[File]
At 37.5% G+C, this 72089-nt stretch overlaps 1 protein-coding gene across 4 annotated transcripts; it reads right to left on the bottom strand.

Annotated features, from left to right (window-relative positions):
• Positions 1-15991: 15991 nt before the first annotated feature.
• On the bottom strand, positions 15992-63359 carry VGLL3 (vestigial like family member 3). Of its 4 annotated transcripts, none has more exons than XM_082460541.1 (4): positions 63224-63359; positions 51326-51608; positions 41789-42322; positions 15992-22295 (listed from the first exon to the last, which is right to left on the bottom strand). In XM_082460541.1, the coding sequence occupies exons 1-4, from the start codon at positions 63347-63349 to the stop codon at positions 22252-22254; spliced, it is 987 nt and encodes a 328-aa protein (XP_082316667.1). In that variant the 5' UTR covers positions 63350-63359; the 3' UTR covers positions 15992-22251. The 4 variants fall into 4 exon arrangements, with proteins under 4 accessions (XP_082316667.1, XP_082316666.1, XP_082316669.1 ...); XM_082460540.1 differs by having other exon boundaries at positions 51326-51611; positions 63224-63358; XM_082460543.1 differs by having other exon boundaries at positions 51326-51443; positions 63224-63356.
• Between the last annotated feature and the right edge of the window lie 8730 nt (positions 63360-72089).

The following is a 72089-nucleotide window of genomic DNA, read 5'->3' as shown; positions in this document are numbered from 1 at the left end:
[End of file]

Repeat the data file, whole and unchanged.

At 37.5% G+C, this 72089-nt stretch overlaps 1 protein-coding gene across 4 annotated transcripts; it reads right to left on the bottom strand.

Annotated features, from left to right (window-relative positions):
• Positions 1-15991: 15991 nt before the first annotated feature.
• On the bottom strand, positions 15992-63359 carry VGLL3 (vestigial like family member 3). Of its 4 annotated transcripts, none has more exons than XM_082460541.1 (4): positions 63224-63359; positions 51326-51608; positions 41789-42322; positions 15992-22295 (listed from the first exon to the last, which is right to left on the bottom strand). In XM_082460541.1, the coding sequence occupies exons 1-4, from the start codon at positions 63347-63349 to the stop codon at positions 22252-22254; spliced, it is 987 nt and encodes a 328-aa protein (XP_082316667.1). In that variant the 5' UTR covers positions 63350-63359; the 3' UTR covers positions 15992-22251. The 4 variants fall into 4 exon arrangements, with proteins under 4 accessions (XP_082316667.1, XP_082316666.1, XP_082316669.1 ...); XM_082460540.1 differs by having other exon boundaries at positions 51326-51611; positions 63224-63358; XM_082460543.1 differs by having other exon boundaries at positions 51326-51443; positions 63224-63356.
• Between the last annotated feature and the right edge of the window lie 8730 nt (positions 63360-72089).

The following is a 72089-nucleotide window of genomic DNA, read 5'->3' as shown; positions in this document are numbered from 1 at the left end: